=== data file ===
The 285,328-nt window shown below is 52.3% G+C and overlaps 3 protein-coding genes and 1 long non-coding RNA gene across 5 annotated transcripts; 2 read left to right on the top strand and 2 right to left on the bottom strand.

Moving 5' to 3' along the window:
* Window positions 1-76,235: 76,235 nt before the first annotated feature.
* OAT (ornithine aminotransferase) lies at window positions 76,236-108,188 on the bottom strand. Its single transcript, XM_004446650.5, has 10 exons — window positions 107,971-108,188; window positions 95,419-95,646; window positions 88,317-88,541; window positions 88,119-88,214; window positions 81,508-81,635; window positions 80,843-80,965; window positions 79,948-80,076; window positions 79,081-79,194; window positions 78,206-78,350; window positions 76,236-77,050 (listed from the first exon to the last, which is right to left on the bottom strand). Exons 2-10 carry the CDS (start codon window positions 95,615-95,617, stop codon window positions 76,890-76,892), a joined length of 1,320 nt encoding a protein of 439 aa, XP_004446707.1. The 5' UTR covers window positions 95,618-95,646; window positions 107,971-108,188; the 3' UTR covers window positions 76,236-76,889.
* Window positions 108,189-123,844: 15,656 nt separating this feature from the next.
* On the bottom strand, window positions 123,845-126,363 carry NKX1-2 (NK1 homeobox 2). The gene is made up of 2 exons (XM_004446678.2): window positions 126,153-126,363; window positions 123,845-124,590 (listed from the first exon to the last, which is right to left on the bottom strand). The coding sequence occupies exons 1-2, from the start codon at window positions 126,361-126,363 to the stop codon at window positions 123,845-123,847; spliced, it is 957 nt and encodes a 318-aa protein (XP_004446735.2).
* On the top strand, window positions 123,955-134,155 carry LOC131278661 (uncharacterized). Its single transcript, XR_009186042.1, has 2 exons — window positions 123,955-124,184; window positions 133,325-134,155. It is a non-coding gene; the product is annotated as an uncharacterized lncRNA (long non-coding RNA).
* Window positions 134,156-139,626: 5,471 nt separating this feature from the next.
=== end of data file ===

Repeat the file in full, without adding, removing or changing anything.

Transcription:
The 285,328-nt window shown below is 52.3% G+C and overlaps 3 protein-coding genes and 1 long non-coding RNA gene across 5 annotated transcripts; 2 read left to right on the top strand and 2 right to left on the bottom strand.

Moving 5' to 3' along the window:
* Window positions 1-76,235: 76,235 nt before the first annotated feature.
* OAT (ornithine aminotransferase) lies at window positions 76,236-108,188 on the bottom strand. Its single transcript, XM_004446650.5, has 10 exons — window positions 107,971-108,188; window positions 95,419-95,646; window positions 88,317-88,541; window positions 88,119-88,214; window positions 81,508-81,635; window positions 80,843-80,965; window positions 79,948-80,076; window positions 79,081-79,194; window positions 78,206-78,350; window positions 76,236-77,050 (listed from the first exon to the last, which is right to left on the bottom strand). Exons 2-10 carry the CDS (start codon window positions 95,615-95,617, stop codon window positions 76,890-76,892), a joined length of 1,320 nt encoding a protein of 439 aa, XP_004446707.1. The 5' UTR covers window positions 95,618-95,646; window positions 107,971-108,188; the 3' UTR covers window positions 76,236-76,889.
* Window positions 108,189-123,844: 15,656 nt separating this feature from the next.
* On the bottom strand, window positions 123,845-126,363 carry NKX1-2 (NK1 homeobox 2). The gene is made up of 2 exons (XM_004446678.2): window positions 126,153-126,363; window positions 123,845-124,590 (listed from the first exon to the last, which is right to left on the bottom strand). The coding sequence occupies exons 1-2, from the start codon at window positions 126,361-126,363 to the stop codon at window positions 123,845-123,847; spliced, it is 957 nt and encodes a 318-aa protein (XP_004446735.2).
* On the top strand, window positions 123,955-134,155 carry LOC131278661 (uncharacterized). Its single transcript, XR_009186042.1, has 2 exons — window positions 123,955-124,184; window positions 133,325-134,155. It is a non-coding gene; the product is annotated as an uncharacterized lncRNA (long non-coding RNA).
* Window positions 134,156-139,626: 5,471 nt separating this feature from the next.